What is Tribalism?
The word “tribalism” can refer to two related but distinct concepts. The first is a social system where human society is divided into small, roughly independent subgroups, called tribes. Tribal societies lacked any organizational level beyond that of the local tribe, with each tribe consisting only of a very small, local population.
The internal social structure of a tribe can vary greatly from case to case, but, due to the small size of tribes, it is always a relatively simple structure, with few (if any) significant social distinctions between individuals.
Some tribes are particularly egalitarian, and most tribes have only a vague notion of private property; many have none at all. A shared sense of identity and kinship encourages the development of kin selection.
Tribalism has also been sometimes been called “primitive communism” but this is rather misleading since allegiance to a communist state is not based on kin-selective altruism.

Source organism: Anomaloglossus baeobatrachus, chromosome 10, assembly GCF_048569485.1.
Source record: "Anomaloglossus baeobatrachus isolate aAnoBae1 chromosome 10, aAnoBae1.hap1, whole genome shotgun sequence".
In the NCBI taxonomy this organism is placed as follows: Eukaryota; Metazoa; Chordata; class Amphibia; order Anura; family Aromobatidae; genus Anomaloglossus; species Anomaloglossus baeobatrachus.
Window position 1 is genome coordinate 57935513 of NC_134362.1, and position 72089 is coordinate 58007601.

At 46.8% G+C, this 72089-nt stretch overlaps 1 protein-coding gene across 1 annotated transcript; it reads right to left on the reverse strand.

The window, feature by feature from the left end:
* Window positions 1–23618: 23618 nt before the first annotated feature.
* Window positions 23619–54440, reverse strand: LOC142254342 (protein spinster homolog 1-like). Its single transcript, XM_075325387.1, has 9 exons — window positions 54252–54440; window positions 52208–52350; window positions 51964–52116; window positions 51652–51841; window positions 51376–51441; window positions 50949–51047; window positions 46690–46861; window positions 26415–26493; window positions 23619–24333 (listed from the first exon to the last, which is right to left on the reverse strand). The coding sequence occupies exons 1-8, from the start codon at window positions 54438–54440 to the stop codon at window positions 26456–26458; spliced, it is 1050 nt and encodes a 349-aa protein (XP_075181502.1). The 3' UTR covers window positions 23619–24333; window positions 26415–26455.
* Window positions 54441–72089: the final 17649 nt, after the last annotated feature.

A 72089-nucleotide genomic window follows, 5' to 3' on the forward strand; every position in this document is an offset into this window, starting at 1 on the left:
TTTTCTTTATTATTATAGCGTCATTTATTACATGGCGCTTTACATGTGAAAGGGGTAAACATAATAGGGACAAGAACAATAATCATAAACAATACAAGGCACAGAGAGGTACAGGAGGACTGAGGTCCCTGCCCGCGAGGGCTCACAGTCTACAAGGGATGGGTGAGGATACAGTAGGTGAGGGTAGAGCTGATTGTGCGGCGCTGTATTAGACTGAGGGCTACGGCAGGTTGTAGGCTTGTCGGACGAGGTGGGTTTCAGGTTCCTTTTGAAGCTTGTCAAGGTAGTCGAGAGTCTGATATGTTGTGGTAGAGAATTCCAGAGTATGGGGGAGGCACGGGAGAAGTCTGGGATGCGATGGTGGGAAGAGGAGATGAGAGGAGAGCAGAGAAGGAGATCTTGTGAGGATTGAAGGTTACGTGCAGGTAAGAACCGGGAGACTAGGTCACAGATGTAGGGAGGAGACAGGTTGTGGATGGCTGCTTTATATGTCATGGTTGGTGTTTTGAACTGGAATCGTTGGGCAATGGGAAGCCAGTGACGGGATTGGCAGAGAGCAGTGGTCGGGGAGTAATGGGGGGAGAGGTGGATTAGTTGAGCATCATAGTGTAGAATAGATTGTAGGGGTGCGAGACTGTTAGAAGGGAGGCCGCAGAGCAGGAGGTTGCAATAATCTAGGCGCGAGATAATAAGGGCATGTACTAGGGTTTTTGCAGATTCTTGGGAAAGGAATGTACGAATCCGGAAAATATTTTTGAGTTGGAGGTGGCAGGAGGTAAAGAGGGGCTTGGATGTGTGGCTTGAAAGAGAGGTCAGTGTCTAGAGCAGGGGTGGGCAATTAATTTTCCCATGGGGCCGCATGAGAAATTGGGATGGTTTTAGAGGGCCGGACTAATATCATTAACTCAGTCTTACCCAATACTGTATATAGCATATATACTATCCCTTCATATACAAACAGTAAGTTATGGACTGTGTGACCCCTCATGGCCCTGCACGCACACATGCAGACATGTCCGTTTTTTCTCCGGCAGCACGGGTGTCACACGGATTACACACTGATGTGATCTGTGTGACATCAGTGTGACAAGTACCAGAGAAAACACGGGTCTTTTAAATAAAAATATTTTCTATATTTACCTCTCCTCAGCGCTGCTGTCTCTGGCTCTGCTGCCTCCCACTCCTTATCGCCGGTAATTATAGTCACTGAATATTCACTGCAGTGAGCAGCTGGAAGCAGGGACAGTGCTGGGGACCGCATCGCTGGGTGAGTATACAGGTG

One thing that is certain is that tribalism is the very first social system that human beings ever lived in, and it has lasted much longer than any other kind of society to date.
The other concept to which the word “tribalism” frequently refers is the possession of a strong cultural or ethnic identity that separates oneself as a member of one group from the members of another. This phenomenon is related to the concept of tribal society in that it is a precondition for members of a tribe to possess a strong feeling of identity for a true tribal society to form.
The distinction between these two definitions for tribalism is an important one because, while tribal society no longer strictly exists in the western world, tribalism, by this second definition, is arguably undiminished.
People have postulated that the human brain is hard-wired towards tribalism due to its evolutionary advantages.
(Sourced by Wikipedia)